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Deputy D.C. mayor resigns after a personal trainer accuses him of assault

The allegation raised questions about whether Christopher Geldart lives in Northern Virginia or Washington, as mandated.
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The deputy mayor who headed Washington, D.C.'s public safety efforts resigned Wednesday after he was accused of assault in Northern Virginia — an allegation that also raised questions about where he lives.

Christopher Geldart, who resigned as deputy mayor for public safety and justice, was charged with assaulting a personal trainer after they argued in a Gold's Gym parking lot in Arlington.

A police report listed Geldart's address as a home in Virginia, sparking speculation about his residency. Washington public officials must live in the city.

Mayor Muriel Bowser accepted his resignation Wednesday.

“I’m saddened to say that I have accepted the resignation of Deputy Mayor Chris Geldart,” Bowser told reporters Wednesday, saying, “I am proud of the work that we have done together over the last eight years.”

She said Geldart served the city as its director of homeland security, its director of public works and most recently its deputy mayor for public safety.

“Many of you will remember the great work that Chris did for us in the 2016 blizzard. He’s also played a significant role in our Covid response,” she said.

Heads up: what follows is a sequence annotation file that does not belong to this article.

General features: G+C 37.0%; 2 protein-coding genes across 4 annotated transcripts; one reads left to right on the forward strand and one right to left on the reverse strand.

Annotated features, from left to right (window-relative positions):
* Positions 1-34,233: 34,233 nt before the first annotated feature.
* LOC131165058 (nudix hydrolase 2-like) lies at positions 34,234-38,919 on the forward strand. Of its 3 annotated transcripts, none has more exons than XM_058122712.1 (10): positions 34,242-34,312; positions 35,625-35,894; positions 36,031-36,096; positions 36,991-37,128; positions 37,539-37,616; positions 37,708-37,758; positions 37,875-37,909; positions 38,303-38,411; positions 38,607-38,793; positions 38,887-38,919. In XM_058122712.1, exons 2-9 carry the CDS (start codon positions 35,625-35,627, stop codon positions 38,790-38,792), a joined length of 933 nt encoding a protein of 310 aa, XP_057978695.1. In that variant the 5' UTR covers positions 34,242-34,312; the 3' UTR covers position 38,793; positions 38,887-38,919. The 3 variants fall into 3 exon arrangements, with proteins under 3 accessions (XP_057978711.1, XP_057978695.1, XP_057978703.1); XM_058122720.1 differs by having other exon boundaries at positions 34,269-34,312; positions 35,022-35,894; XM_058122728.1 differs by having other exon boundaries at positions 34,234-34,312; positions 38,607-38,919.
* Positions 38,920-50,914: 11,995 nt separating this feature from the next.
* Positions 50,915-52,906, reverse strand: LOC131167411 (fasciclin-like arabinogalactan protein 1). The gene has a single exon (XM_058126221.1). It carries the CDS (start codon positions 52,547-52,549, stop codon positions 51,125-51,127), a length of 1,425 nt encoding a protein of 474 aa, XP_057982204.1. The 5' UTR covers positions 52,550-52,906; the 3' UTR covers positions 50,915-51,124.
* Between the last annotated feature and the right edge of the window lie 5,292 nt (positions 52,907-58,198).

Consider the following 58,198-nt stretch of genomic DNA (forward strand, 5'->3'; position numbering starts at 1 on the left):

She said that she and Geldart had a face-to-face conversation and that the decision to accept his resignation was mutual.

“We both agree that the focus should be on the big issues affecting D.C.,” Bowser said.

She didn’t say specifically what prompted her to accept his resignation. 

Geldart was leaving Gold’s Gym in the 3900 block of Wilson Boulevard in Arlington at about 12:25 p.m. Oct. 1 when "the door of the suspect's parked vehicle struck the vehicle the victim was entering," Arlington County police alleged in a statement.

"The dispute escalated during which the suspect allegedly grabbed the victim by the throat," police said.

Investigators identified the suspect as Geldart, saying he was a 53-year-old resident of Falls Church. He was charged with assault and battery.

"He was notified by telephone of the warrant, turned himself in and was released on a summons," the police statement said.

At Wednesday's news conference, Bowser said she believed the altercation was "over something minor," such as a "possible door ding."

But the response to the issue was "serious," she said.

She said she believes Geldart's family lives in Northern Virginia while he resides in Washington.

“We already know that his family lived in another place, and he claims to have established residency in the District," she said.

"I think that the issue surrounding and all of the questions being raised are distracting from his job and my job."

Geldart declined to comment on the allegation of assault or where he lives, but he said the resignation was necessary.

“I no longer wanted to be a distraction to the vitally important work of the public safety agencies of the District government,” he told NBC Washington

City Administrator Kevin Donahue will act as interim deputy mayor.